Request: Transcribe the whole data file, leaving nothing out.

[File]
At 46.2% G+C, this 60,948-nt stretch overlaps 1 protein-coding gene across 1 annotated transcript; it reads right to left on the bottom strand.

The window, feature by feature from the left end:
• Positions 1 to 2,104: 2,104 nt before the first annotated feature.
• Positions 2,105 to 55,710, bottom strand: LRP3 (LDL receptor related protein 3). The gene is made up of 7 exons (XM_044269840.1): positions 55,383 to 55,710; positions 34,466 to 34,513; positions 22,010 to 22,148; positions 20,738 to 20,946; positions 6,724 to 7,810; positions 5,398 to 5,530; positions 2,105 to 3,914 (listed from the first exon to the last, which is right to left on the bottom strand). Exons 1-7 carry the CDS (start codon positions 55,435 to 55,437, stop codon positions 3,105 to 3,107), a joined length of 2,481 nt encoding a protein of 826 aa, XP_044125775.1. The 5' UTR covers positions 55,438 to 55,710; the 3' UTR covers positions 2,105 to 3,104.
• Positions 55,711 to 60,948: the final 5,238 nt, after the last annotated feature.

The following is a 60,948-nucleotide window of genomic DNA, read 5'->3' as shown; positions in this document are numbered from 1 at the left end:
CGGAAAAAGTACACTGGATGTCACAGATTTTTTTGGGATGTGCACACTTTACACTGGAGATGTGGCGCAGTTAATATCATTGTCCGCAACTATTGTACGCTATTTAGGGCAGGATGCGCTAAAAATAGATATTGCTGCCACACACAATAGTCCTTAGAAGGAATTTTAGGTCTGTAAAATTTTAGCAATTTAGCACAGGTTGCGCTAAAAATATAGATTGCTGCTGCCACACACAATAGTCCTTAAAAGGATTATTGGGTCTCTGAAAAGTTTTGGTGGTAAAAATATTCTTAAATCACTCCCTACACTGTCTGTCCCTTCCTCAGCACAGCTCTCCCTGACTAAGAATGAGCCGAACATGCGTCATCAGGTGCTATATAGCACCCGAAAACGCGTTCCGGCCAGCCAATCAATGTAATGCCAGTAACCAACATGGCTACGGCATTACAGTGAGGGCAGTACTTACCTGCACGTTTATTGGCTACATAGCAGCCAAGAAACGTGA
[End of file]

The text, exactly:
At 46.2% G+C, this 60,948-nt stretch overlaps 1 protein-coding gene across 1 annotated transcript; it reads right to left on the bottom strand.

The window, feature by feature from the left end:
• Positions 1 to 2,104: 2,104 nt before the first annotated feature.
• Positions 2,105 to 55,710, bottom strand: LRP3 (LDL receptor related protein 3). The gene is made up of 7 exons (XM_044269840.1): positions 55,383 to 55,710; positions 34,466 to 34,513; positions 22,010 to 22,148; positions 20,738 to 20,946; positions 6,724 to 7,810; positions 5,398 to 5,530; positions 2,105 to 3,914 (listed from the first exon to the last, which is right to left on the bottom strand). Exons 1-7 carry the CDS (start codon positions 55,435 to 55,437, stop codon positions 3,105 to 3,107), a joined length of 2,481 nt encoding a protein of 826 aa, XP_044125775.1. The 5' UTR covers positions 55,438 to 55,710; the 3' UTR covers positions 2,105 to 3,104.
• Positions 55,711 to 60,948: the final 5,238 nt, after the last annotated feature.

The following is a 60,948-nucleotide window of genomic DNA, read 5'->3' as shown; positions in this document are numbered from 1 at the left end:
CGGAAAAAGTACACTGGATGTCACAGATTTTTTTGGGATGTGCACACTTTACACTGGAGATGTGGCGCAGTTAATATCATTGTCCGCAACTATTGTACGCTATTTAGGGCAGGATGCGCTAAAAATAGATATTGCTGCCACACACAATAGTCCTTAGAAGGAATTTTAGGTCTGTAAAATTTTAGCAATTTAGCACAGGTTGCGCTAAAAATATAGATTGCTGCTGCCACACACAATAGTCCTTAAAAGGATTATTGGGTCTCTGAAAAGTTTTGGTGGTAAAAATATTCTTAAATCACTCCCTACACTGTCTGTCCCTTCCTCAGCACAGCTCTCCCTGACTAAGAATGAGCCGAACATGCGTCATCAGGTGCTATATAGCACCCGAAAACGCGTTCCGGCCAGCCAATCAATGTAATGCCAGTAACCAACATGGCTACGGCATTACAGTGAGGGCAGTACTTACCTGCACGTTTATTGGCTACATAGCAGCCAAGAAACGTGA